5721 Montrose Parkway
Each day, thousands of commuters on Rockville Pike drive past a white stucco building with a green metal roof. Surrounded by shopping malls, towering high-rises, and bustling roads, this diminutive building—Montrose School—evokes a unique era in local educational history and plays a special role in Peerless Rockville Places.
Maryland’s public education system was established in 1860, and by 1868, a one-room school building had been constructed south of Montrose and Randolph Roads. Spurred by the completion of the B&O Railroad in 1873, the local population grew substantially. By 1879, the village of Montrose had the largest population between Bethesda and Rockville, boasting a general store, blacksmith shop, and post office. The one-room schoolhouse, however, was no longer adequate to serve its enrollment of more than 50 children.
In 1908, the Montgomery County School Board appointed Thomas C. Groomes to design a two-room school building in the Montrose vicinity. Completed in 1909, Montrose School sported a stylish gabled façade and offered classes for first to seventh grade. It featured the latest in educational architecture, including air vents in the masonry foundation, a hipped roof with improved air circulation, tall windows for maximum indoor illumination and ventilation, and high window placement to help ensure full attention from the students. Other modern amenities included kerosene hurricane lamps affixed to the walls and pot-bellied coal burning stoves in each classroom; an outside hand pump provided well water, and outdoor boys’ and girls’ rest rooms. Increased modernization, including electricity and indoor plumbing were added throughout the early to middle decades of the 20th century.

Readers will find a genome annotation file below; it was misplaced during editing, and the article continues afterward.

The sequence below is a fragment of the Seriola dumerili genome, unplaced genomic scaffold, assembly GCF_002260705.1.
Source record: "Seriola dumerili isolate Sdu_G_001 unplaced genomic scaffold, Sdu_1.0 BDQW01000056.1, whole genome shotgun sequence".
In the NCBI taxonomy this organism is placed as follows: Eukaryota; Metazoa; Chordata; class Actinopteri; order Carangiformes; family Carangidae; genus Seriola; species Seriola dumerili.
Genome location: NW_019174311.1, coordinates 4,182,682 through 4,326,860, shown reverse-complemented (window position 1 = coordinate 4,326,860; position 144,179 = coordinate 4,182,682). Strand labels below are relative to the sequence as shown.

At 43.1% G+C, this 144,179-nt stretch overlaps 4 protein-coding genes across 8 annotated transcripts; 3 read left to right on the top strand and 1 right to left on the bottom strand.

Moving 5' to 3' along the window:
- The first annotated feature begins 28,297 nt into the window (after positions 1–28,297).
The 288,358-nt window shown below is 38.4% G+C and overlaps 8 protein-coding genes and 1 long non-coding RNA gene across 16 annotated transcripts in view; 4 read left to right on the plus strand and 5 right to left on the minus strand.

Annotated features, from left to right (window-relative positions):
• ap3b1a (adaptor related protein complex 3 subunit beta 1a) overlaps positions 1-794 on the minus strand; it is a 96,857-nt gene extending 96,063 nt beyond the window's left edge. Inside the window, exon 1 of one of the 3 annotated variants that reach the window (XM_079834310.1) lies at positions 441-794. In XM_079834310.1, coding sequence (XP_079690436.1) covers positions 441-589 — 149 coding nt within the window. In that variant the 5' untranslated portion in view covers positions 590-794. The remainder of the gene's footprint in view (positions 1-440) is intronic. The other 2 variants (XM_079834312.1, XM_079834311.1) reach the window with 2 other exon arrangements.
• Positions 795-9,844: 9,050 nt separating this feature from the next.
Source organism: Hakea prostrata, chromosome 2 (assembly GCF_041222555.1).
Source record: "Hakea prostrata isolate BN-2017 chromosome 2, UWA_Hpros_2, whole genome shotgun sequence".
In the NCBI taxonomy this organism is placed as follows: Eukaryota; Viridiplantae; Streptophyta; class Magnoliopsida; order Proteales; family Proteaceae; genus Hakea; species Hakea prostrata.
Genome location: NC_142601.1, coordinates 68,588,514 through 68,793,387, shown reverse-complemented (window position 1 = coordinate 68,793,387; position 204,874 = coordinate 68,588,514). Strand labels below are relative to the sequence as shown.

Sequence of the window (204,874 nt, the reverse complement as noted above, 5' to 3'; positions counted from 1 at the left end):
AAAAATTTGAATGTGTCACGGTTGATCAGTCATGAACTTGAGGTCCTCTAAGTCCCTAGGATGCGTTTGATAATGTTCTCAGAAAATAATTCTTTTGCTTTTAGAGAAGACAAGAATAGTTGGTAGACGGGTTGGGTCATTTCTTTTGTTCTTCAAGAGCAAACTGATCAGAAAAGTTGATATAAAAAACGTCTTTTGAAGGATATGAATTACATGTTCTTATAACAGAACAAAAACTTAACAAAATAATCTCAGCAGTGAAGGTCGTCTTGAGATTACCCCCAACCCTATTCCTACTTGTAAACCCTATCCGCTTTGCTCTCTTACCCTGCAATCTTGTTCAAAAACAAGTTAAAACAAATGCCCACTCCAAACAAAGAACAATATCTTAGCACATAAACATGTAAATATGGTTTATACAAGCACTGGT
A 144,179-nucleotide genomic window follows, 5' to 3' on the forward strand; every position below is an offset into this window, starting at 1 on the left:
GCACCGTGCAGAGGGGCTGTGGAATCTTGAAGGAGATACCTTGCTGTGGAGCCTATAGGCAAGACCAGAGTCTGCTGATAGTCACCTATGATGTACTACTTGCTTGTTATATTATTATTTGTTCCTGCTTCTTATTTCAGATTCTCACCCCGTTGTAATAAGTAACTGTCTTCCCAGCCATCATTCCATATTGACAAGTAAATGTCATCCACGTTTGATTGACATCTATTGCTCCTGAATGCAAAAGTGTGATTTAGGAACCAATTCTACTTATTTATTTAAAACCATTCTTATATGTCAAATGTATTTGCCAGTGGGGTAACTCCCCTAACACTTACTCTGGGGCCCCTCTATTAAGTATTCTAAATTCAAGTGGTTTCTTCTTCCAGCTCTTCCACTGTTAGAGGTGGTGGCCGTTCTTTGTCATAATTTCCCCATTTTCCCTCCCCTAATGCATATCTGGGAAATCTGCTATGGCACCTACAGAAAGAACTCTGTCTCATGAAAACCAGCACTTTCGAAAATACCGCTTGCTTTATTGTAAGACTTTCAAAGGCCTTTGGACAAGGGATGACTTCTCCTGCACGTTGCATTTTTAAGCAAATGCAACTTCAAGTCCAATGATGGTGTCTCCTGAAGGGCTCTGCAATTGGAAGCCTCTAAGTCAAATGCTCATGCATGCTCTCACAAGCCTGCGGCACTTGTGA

Montrose School operated until 1960, when it was converted to a facility for special education. The site was abandoned by the school system in the early 1970s and was used for storage by the State Highway Administration (SHA). The building was destined for demolition because of its deplorable condition—a leaky roof, broken windows, peeling paint, and damaged plaster. In the late 1970s, Peerless Rockville made the case to SHA to save Montrose School because of its significance with educational history and the village of Montrose. SHA agreed to sell the building to Peerless for one dollar.
Over the next two years, Peerless raised money for rehabilitation and renovation to remove inappropriate alterations and meet code requirements. Care was taken to retain all original materials and architectural features. Equally important, Peerless found an appropriate adaptive use for Montrose School, which has housed a variety of tenants during the past two decades.
Montrose School continues to serve the local communities as an historic icon and a reminder of the value of local preservation. In 1979, Montrose School was designated historic by Montgomery County and in 1983, it was listed in the National Register of Historic Places.